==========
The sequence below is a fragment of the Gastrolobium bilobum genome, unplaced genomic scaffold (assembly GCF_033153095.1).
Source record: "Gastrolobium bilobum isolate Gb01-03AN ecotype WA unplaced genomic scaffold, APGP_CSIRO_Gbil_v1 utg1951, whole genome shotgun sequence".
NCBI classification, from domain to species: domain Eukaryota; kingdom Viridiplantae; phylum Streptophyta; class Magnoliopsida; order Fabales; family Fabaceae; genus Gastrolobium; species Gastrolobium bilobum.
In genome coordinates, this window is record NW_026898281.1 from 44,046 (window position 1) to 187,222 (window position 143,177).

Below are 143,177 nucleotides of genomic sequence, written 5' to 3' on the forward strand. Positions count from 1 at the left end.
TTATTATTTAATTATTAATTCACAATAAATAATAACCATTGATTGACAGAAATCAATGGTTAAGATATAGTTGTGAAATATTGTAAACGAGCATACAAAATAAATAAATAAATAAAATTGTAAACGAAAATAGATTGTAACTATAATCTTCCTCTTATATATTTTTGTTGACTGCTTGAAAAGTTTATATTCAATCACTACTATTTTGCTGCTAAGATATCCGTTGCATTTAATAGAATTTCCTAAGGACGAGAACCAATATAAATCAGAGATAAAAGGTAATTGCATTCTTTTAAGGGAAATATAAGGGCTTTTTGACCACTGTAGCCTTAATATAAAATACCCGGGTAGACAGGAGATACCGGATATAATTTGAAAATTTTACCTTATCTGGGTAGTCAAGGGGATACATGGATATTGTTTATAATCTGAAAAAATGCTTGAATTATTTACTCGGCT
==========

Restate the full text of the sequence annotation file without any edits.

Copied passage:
The sequence below is a fragment of the Gastrolobium bilobum genome, unplaced genomic scaffold (assembly GCF_033153095.1).
Source record: "Gastrolobium bilobum isolate Gb01-03AN ecotype WA unplaced genomic scaffold, APGP_CSIRO_Gbil_v1 utg1951, whole genome shotgun sequence".
NCBI classification, from domain to species: domain Eukaryota; kingdom Viridiplantae; phylum Streptophyta; class Magnoliopsida; order Fabales; family Fabaceae; genus Gastrolobium; species Gastrolobium bilobum.
In genome coordinates, this window is record NW_026898281.1 from 44,046 (window position 1) to 187,222 (window position 143,177).

Below are 143,177 nucleotides of genomic sequence, written 5' to 3' on the forward strand. Positions count from 1 at the left end.
TTATTATTTAATTATTAATTCACAATAAATAATAACCATTGATTGACAGAAATCAATGGTTAAGATATAGTTGTGAAATATTGTAAACGAGCATACAAAATAAATAAATAAATAAAATTGTAAACGAAAATAGATTGTAACTATAATCTTCCTCTTATATATTTTTGTTGACTGCTTGAAAAGTTTATATTCAATCACTACTATTTTGCTGCTAAGATATCCGTTGCATTTAATAGAATTTCCTAAGGACGAGAACCAATATAAATCAGAGATAAAAGGTAATTGCATTCTTTTAAGGGAAATATAAGGGCTTTTTGACCACTGTAGCCTTAATATAAAATACCCGGGTAGACAGGAGATACCGGATATAATTTGAAAATTTTACCTTATCTGGGTAGTCAAGGGGATACATGGATATTGTTTATAATCTGAAAAAATGCTTGAATTATTTACTCGGCT